Persistence - Being Heard

My grandmother - like pretty much every other woman in my family - was one to speak her mind.  I imagine it was because speaking at all was very difficult for her.  Born without a palate, it was a miracle she survived, let alone learned to speak - which she did through sheer persistence.  

I can’t say for sure that my grandmother was a suffragist.  I do know that she was a business woman, owning her own needlework shop in her home town of Gridley, California, in the early 1900’s.  I know that she was the executor for her brother-in-law’s estate - which was an unusual role for a woman in the first half of the 20th century.  I know that during the great depression she organized a WPA project to help poor women support themselves by making quilts.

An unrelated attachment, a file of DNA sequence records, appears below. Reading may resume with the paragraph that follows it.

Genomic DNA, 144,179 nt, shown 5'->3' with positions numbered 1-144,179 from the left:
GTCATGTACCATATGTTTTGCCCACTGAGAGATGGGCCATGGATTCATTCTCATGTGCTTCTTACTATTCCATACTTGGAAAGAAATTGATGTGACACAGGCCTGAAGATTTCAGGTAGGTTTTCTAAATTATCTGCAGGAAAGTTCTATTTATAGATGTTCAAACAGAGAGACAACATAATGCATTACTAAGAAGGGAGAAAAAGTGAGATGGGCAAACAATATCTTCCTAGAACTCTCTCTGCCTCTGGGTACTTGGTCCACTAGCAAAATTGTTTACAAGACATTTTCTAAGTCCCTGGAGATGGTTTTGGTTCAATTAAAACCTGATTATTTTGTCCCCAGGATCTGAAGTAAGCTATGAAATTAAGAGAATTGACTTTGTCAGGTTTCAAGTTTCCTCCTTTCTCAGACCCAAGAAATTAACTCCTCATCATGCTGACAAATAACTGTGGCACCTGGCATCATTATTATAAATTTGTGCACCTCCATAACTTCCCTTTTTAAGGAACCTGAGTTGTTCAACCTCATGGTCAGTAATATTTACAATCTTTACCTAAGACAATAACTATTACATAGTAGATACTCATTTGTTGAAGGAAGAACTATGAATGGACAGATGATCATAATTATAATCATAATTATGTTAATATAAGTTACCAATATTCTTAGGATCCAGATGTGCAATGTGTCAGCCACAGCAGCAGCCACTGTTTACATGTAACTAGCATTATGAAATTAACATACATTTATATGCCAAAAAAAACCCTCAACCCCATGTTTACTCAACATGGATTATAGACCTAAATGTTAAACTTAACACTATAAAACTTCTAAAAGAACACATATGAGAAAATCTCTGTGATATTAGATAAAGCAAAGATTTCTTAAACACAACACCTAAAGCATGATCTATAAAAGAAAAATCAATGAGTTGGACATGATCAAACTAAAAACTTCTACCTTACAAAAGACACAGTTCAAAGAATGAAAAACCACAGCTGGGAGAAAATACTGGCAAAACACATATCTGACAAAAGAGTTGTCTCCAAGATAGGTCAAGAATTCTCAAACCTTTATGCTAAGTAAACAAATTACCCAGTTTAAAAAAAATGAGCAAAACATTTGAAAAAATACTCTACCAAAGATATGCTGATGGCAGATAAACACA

Mamie Sala in front of her needlework store, Gridley California

Mamie Sala in front of her needlework store, Gridley California

But I also know that when the 19th amendment passed, my grandmother, then a farmer’s wife, worked to register women voters in rural Minnesota.  Herself a descendant of revolutionary patriots, she was frustrated by her German and Scandinavian immigrant neighbors who told her “Oh I couldn’t vote - my husband wouldn’t let me.”  My grandmother couldn’t understand passing up the opportunity to make oneself heard.  

To me, my grandmother personifies persistence.

“Nevertheless, she persisted” has become a rallying cry for women this year.  It means that we will continue - to vote, to speak up, and eventually be heard.